showing copying or collaboration will result in no credit for the
homework assignment for all participants involved. The Code of Academic
Conduct for Iowa Valley Community College District is found in the
Student Handbook. Please read it over.  

Physical Science classes require the use of mathematics. If you don't
know algebra, you sould NOT be taking this class. If you need to review,
look at Introduction to Algebra
WolframAlpha is way faster than a scientific calculator.

There is little excuse for turning homework in late. You have a whole
week between classes to read the chapters and do the homework. Homework
one week late - half credit. Two or more weeks late - no credit. Do the
homework during the week, not in class! You got homework questions,
email me 24/7.  Even if you don't have a homework 

Problem 1: 
Explain clearly the differences between a sidereal day and a solar
day. Hint: You could give a definition for both. A diagram might be

Problem 2: 
Using the graphic summary of eclipses (above), what will be the
first total lunar eclipse to occur after your next birthday?
Important: for me to grade you on this and several other home work
problems, I need you to write your date of birth.
   Date of Birth (MM/DD/YYYY): _____________________________

Problem 3: 
Using a ruler, measure the eccentricities of all three ellipses
shown in Figure 4.13 on page 69. Hint: There are two ways you can
approach this problem. Remember that every ellipse has a semimajor
axis, a, and a semiminor axis, b, where the eccentricity e can be found
by the following formula:

               e2 = (a2 - b2) / a2
Perhaps a simpler method is measuring the distance between the foci and
dividing that by the largest diameter (2a) of the ellipse. Either
method should give the same result. It doesn't matter what units of
measure you use: inches, mm, pencil widths, or eyelash lengths.        
Problem 4: 
Hold out your thumb again. Beyond your thumb look at an object further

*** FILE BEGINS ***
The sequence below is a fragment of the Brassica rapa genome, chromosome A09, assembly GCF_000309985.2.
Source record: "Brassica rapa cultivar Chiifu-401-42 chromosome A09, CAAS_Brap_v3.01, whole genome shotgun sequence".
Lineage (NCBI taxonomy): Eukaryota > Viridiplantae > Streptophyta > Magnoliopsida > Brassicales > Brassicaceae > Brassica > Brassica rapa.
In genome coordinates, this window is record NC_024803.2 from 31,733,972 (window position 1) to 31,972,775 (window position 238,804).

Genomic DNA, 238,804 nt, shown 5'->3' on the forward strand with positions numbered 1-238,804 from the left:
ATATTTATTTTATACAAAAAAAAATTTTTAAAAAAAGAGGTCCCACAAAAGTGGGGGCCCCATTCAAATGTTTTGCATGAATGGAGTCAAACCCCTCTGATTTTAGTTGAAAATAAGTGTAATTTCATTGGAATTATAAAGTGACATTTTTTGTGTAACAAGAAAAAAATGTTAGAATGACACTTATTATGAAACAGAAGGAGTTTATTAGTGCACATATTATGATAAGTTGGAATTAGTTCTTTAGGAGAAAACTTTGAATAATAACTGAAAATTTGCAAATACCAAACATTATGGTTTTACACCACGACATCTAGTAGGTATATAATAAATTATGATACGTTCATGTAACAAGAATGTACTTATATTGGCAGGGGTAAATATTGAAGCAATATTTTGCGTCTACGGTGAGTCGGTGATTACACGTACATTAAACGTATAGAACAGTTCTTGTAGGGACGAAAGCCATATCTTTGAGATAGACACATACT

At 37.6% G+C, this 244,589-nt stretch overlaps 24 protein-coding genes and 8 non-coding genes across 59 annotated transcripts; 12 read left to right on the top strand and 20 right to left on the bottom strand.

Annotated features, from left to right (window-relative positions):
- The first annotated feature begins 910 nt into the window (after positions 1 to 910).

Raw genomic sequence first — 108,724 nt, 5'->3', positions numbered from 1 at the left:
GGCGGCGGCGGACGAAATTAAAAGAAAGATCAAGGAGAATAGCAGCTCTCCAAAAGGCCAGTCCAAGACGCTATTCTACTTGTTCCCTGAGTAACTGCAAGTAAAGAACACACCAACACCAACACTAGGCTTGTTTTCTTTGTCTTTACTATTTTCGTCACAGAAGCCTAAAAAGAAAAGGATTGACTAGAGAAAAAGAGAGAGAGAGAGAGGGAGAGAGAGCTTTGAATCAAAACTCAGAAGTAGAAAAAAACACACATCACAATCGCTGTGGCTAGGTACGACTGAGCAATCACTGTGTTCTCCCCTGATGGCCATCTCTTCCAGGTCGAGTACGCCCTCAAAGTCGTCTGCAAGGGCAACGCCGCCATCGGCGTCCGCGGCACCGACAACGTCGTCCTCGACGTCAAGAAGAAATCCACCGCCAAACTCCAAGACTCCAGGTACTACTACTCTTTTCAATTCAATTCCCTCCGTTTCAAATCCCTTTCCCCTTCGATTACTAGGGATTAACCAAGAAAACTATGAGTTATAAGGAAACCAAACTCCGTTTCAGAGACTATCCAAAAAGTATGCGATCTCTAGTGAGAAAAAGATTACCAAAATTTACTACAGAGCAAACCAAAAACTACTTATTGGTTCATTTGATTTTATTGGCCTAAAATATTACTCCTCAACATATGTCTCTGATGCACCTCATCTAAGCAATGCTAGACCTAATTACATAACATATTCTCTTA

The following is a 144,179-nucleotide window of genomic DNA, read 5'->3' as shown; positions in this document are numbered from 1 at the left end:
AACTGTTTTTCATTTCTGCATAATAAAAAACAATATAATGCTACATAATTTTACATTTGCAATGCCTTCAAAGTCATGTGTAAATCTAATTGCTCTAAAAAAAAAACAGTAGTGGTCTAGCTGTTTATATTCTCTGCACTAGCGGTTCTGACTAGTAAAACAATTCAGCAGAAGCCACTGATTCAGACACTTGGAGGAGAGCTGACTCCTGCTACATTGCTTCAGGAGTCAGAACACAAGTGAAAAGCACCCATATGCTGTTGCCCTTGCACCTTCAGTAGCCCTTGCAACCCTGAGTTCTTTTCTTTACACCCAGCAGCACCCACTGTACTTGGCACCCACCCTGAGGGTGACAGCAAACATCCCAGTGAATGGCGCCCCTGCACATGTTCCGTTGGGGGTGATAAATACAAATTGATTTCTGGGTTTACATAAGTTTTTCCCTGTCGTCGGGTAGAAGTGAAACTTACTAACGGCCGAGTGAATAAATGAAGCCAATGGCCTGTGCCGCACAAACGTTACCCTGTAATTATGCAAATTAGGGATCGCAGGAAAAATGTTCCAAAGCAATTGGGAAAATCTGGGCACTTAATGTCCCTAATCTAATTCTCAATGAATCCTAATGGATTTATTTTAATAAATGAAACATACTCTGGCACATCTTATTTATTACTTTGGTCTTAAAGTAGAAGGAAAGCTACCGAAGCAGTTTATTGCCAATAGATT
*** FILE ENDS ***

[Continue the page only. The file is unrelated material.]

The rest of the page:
away, such as a chair or tree. While focusing on the more distant
object, notice there are two images of your thumb. Now focus on your
thumb and notice there are two images of the chair or tree in the
distance. That's Parallax.

Tycho Brahe was trying to measure the parallax of Mars. In order to do
this he would make observations of Mars when it was near opposition
during the same night as the Earth turns, giving him two perspectives.
Tycho (pronounced TEE-KOH) was able to routinely measure the positions
of stars and planets in the sky with an accuracy of two minutes of

Could Tycho, given his two minutes of arc accuracy, have found the
parallax of Mars? Hint: to answer the question solve for the small
angle using the diameter of the Earth, D, and the distance between
Earth and Mars at opposition d. Unless you know trig, use the small
angle formula (3.1) from your textbook shown on page 45.


Problem 5: 
Looking at Newton's Law of Gravitation
                        Fgrav = G m1 m2 / r2

where F is the force of gravity between two masses m1 and m2, G is
Newton's Gravitational Constant, and r is the separation of the two
masses, What happens to the F, the force of gravity, if r is reduced
by half?

Problem 6: 
Using your planisphere (starwheel), place the star, Vega, on your
local meridian, so that Vega is transiting. What time does Vega transit
on your birthday? 

Problem 7:
The one equation that is at the heart of orbital mechanics is Newton's
second law of motion. This law tells us that applying a force, F to an
object with mass, m causes it to accelerate, a. 

                        F = ma    

Another key equation that Newton handed down to us is his law of
universal gravitation. In this relationship, Newton describes the
mutual attraction between two objects with mass. Simply put, the law of
universal gravitation says that two objects having mass m1 and m2 and
separated by a distance r are attracted to each other with equal and
opposite forces directed along the line joining the objects. The
magnitude of that force, F is given by:
                        Fgrav = G m1 m2 / r2

Based on Newton's equations, we can derive an expression for orbital
speed of a circular orbit.

                        vc = SQRT (GM/r)              (5.5), pg 91

Determine how fast the astronauts are "flying" when in the
International Space Station (ISS) or in the Space Shuttle. Hint use
an orbital radius of 324 km (elevation) + 6378.137 km (Earth's radius)
or about 6702 km.

Problem 8:
Using Isaac Newton's formulation for Kepler's third law (see
equation 5.4 on page 90 of your textbook), Determine the orbital period
for the astronauts while in orbit. Hint: ignore the little m in the
equation as it is insignificant. Use the mass of the Earth for the big

Problem 9:
Assume that the Local Sidereal Time (LST) is 5h 10m. Using your
planisphere, determine how many minutes later, the star, Markab, will
set. Hint: Markab is one of the corner stars in the great square of
Pegasus. Also the Local Sidereal Time (LST) is simply the Right
Ascension of the sky (stars) currently on your local meridian.

Problem 10: 
Suppose that the distance between two stars is doubled while the
mass of each star is doubled as well. What would happen to the orbital
period of the two stars? Hint: What happens to the left side of
Newton's version of Kepler's third law (5.4) on page 90 if you put some
factors of 2 into the right hand side?